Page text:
Customer satisfaction and company profitability are linked closely to product and serviee quality. Higher levels of quality result in greater customer satisfaction, while at the same time supporting higher prices and often lower costs. Therefore, quality improvement programmes normally increase profitability. The Profit Impact of Marketing Strategies studies show similarly high correlations between relative product quality and profitability for Europe and the United States (see Figure 11.6).31
The task of improving product and service quality should be a company's top priority. Much of the striking global successes of Japanese companies resulted from their building exceptional quality into their products. Most customers will no longer tolerate poor or average quality. Companies today have no choice but to adopt total quality management if they want to stay in the race, let alone be profitable. According to GE's chairman, John F. Welch, Jr: 'Quality is our best assurance of customer allegiance, our strongest defence against foreign competition and the only path to sustained growth and earnings.21
Quality has been variously defined as 'fitness for use', 'confonnance to requirements' and 'freedom from variation'.2'5 The American Society for Quality Control defines quality as the totality of features and characteristics of a product or service that bear on its ability to satisfy stated or implied needs. This is clearly a customer-centred definition of quality. It suggests that a company has delivered quality whenever its product and service meets or exceeds customers' needs, requirements and expectations. A company that satisfies most of its customers' needs most of the time is a quality company.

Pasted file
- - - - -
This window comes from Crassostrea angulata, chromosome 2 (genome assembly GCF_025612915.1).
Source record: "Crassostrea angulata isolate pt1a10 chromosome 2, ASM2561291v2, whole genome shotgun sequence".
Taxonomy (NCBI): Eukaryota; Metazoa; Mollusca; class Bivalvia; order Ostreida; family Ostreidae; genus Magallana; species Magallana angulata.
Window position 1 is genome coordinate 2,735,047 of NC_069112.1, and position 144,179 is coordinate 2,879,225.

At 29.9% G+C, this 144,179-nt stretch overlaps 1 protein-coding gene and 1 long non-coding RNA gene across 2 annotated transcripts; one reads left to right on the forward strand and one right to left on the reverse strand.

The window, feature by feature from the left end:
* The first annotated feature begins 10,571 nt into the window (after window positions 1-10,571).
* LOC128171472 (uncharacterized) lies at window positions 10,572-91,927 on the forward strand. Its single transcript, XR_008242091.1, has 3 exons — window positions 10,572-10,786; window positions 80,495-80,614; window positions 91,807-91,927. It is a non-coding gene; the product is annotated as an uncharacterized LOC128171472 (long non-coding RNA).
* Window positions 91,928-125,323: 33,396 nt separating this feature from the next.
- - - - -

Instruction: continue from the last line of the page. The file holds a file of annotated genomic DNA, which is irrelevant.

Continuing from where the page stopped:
It is important to distinguish between performance quality and eonformance quality. Performance quality refers to the level at which a product performs its functions. Compare two German cars: Volkswagen, Europe's leading volume car maker, and Mercedes, Europe's leading luxury car maker. A Mercedes provides higher performance quality than a VW: it has a smoother ride, handles better and lasts longer. It is more expensive and sells to a market with higher means and requirements. Conformance quality refers to freedom from defects and the qualify
The totality of features and characteristics of a product or service that bear on its ability to satisfy stated or implied needs.
total quality management (TQM) Programmes designed to continuously improve the quality of product, service and marketing processes.
Relative qualify boosts rate of return.
consistency with which a product delivers a specified level of performance. Both a Mercedes and a VW could offer equivalent conformance quality to their respective markets, since each consistently delivers what its market expects. A DM50,000 car that meets all of its requirements is a quality car; so is a DM15,000 car that meets all of its requirements. However, if the Mercedes handles badly or if the VW gives poor fuel efficiency, then both cars have failed to deliver quality, and customer satisfaction suffers accordingly.